For we are glad whenever we are weak and you are strong. Your restoration is what we pray for. ~2 Corinthians 13:9  ✝

724. Earth, thou great footstool of our God, who reigns on high; thou fruitful source of all our raiment, life, and food; our house, our parent, and our nurse. ~Isaac Watts

So will I build my altar in the fields,
And the blue sky my fretted dome shall be,
And the sweet fragrance that the wild flower yields
Shall be the incense I will yield to thee.
~Samuel Taylor Coleridge

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All those days
you felt like dust,
like dirt,
as if all you had to do
was turn your face
toward the wind
and be scattered
to the four corners
or swept away
by the smallest breath
as insubstantial—
Did you not know
what the Holy One
can do with dust?
This is the day
we freely say
we are scorched.
This is the hour
we are marked
by what has made it
through the burning.
This is the moment
we ask for the blessing
that lives within the ancient ashes,
that makes its home
inside the soil
of this sacred earth.
So let us be marked
not for sorrow.
And let us be marked
not for shame.
Let us be marked
not for false humility
or for thinking
we are less
than we are
but for claiming
what God can do
within the dust,
within the dirt,
within the stuff
of which the world is made,
and the stars that blaze in our bones,
and the galaxies that spiral
inside the smudge we bear.
~Jan Richardson

“Or speak to the earth, and let it teach you; and let the fish of the sea declare to you. “Who among all these does not know that the hand of the Lord has done this… ~Job 12:7-9    ✝

*Image via Pinterest

299. Last weekend, there came a bitter cold snap, which did great damage to my garden…It is sad that Nature plays such tricks on us poor mortals, inviting us with sunny smiles to confide in her, and then, when we are entirely within her power, striking us to the heart. ~Edited and adapted excerpt from Nathaniel Hawthorne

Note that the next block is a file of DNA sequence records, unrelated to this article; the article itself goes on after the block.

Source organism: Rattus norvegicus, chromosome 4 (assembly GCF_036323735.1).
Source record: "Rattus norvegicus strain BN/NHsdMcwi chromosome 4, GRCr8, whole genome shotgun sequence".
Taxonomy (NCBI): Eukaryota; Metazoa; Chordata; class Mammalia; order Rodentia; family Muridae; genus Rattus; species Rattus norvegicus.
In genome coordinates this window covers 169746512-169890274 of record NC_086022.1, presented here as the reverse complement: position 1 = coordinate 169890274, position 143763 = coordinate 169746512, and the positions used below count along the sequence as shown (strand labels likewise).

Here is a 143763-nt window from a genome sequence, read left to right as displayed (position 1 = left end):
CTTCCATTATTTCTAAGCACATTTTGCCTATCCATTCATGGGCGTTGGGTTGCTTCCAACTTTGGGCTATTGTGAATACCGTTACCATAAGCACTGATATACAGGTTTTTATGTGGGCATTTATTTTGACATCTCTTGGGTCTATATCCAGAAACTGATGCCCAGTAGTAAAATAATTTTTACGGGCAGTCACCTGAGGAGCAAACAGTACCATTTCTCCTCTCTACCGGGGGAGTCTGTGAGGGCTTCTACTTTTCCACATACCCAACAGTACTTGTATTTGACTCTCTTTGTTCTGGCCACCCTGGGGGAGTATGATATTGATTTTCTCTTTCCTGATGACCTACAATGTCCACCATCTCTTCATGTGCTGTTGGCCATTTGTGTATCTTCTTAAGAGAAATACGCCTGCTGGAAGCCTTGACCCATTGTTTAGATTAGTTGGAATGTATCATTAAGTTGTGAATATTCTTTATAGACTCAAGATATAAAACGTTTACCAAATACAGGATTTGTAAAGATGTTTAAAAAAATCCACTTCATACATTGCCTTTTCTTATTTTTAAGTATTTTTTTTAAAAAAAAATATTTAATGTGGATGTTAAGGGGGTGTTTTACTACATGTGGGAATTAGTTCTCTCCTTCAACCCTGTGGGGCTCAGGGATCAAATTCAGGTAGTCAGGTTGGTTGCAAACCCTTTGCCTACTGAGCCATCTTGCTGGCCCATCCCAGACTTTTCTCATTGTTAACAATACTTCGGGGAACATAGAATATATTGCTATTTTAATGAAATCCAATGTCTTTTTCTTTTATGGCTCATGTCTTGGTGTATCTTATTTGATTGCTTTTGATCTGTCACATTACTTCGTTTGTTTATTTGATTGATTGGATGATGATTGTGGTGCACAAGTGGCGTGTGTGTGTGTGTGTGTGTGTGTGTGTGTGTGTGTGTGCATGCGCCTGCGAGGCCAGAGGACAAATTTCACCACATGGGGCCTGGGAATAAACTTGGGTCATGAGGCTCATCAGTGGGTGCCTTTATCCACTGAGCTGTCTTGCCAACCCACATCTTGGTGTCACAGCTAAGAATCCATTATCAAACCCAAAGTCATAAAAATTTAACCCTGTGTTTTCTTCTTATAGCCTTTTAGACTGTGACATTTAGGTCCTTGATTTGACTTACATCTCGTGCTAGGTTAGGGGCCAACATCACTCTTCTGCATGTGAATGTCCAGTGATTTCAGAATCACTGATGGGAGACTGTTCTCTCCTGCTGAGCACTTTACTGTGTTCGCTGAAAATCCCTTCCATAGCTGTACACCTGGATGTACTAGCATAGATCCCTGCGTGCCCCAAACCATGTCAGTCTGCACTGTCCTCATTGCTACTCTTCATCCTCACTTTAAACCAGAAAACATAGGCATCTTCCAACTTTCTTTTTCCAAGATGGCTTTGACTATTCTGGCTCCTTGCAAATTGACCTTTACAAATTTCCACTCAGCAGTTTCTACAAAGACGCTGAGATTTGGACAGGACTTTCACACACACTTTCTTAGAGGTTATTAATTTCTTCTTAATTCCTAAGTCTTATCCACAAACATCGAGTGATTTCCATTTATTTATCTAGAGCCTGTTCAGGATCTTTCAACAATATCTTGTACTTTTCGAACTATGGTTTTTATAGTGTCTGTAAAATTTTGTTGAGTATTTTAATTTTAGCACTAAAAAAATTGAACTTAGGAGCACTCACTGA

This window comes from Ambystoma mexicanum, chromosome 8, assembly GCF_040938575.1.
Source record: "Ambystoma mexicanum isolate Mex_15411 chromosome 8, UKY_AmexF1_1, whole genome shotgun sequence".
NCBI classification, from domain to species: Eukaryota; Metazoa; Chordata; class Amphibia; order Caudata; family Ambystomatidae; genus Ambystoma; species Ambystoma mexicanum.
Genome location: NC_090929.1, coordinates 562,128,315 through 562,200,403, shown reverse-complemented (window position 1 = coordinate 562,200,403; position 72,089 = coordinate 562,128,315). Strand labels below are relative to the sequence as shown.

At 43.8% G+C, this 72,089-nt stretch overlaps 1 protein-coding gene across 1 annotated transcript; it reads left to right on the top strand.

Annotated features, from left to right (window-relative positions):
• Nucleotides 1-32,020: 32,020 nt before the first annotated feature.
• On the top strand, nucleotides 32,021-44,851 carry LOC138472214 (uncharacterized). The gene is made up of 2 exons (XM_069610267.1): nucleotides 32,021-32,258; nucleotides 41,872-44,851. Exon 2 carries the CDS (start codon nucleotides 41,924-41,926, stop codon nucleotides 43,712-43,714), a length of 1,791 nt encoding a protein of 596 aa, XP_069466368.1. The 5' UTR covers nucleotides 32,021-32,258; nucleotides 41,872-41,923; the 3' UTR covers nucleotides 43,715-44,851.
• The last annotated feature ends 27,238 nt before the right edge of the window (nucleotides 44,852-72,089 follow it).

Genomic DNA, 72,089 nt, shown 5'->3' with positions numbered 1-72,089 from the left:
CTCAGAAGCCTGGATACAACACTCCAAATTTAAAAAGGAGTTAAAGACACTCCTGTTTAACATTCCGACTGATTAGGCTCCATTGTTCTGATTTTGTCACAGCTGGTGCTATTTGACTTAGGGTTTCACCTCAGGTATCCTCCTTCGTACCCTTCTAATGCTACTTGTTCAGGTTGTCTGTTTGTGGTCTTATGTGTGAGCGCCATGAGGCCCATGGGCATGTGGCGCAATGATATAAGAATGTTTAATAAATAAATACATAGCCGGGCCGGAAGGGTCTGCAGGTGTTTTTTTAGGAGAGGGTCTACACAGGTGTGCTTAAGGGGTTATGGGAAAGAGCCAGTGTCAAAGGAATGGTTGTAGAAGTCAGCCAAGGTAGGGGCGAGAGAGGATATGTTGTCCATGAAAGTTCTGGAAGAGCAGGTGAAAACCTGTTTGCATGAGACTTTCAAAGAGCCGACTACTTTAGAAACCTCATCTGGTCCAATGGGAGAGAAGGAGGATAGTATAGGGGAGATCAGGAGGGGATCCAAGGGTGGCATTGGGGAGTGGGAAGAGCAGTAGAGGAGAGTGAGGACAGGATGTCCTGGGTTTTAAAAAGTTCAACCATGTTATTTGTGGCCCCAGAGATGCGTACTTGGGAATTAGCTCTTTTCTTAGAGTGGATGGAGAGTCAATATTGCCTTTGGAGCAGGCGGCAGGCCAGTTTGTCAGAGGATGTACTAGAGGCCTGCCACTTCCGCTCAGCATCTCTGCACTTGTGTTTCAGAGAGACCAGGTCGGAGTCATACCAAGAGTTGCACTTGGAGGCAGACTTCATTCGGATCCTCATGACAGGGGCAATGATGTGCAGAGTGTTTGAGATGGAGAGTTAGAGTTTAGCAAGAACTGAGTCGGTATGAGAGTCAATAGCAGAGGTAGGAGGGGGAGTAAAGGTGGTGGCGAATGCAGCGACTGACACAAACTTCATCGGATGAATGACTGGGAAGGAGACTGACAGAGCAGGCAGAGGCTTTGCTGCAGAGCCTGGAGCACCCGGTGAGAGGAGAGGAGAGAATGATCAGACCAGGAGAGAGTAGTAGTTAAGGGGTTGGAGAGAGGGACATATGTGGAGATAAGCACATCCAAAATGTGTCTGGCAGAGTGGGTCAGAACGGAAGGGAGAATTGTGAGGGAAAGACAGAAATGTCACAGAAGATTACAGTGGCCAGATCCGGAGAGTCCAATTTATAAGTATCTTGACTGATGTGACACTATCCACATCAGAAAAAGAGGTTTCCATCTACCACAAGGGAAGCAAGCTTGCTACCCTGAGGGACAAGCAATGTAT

Who loves a garden
Finds within his soul
Life’s whole,
He hears the anthem of the soil
While ingrates toil;
And sees beyond his little sphere
The waving fronds of heaven, clear.
~Louise Seymour Jones

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I’ve been trying to figure out today what it is about a garden that is so seductive and irresistible for me, but I’m still no closer to an answer than when I’ve pondered it before.  I just know that something in nature calls to me and touches me on a deep level, brings glad music to my heart, and feeds “life’s whole” within my soul.  That’s why the losses due to last weekend’s dirty “trick” have struck a grievous blow to my heart which in turn has sent me sinking down, down, down into what one writer has called winter’s “vale of grief.”  Normally I can shake things off pretty quickly, but in addition to that casualty the arthritis in my left knee and left foot have me hobbling around on a cane, unable to get outside and do things that need to be done in the garden, and that’s creating a bluer than blue, bluish “funk.”  Now after spending way too much time inside, stationary and feeling a bit sorry for myself, I’m STARVED!!!  Like a junkie, I need my “fix.”  I need to hear the “anthem of the soil.”  Moreover, I need to touch the earth and dig in the dirt.  I need to feel Eden’s beating heart, her rhythms.  I need to hear the birds singing over my head.  I need color.  I need to see things growing and to look upon flowery faces, even a wretched dandelion would do.  I need to feel the sun’s warmth on my back.  And as much as anything else I need to feel God’s palpable presence in my tiny corner of His sanctum sanctorum.

Alas, sadly, I’m afraid it will be sometime before all those needs are met.  So I dug around on Pinterest board’s trying to find the kinds of images that typically draw me into a garden’s web of magic and glory.  Since I have no way of knowing when Old Man Winter will return to his arctic cave nor when my body will stop betraying me, they and a a little garden poetry will have to suffice.

From there you will seek the Lord your God, and you will find him if you search after him with all your heart and soul.  ~Deuteronomy 4:29   ✝

248. I look back with gladness to the day when I found the path to the land of heart’s desire… ~Mrs. George Cran

Earth, thou great footstool of our God,
who reigns on high;
thou fruitful source of all our
raiment, life, and food;
our house, our parent, our nurse,
and our teacher.
~Edited and adapted excerpt from Isaac Watts

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What’s that whisper in the wind?  Do you hear it?  Listen, there it is again!  Oh, I know.  It’s that ancient and seductive call that tempts the gardener to come and play in the dirt?  And it doesn’t take much bidding before this one can do naught but hearken to the bewitching pleas.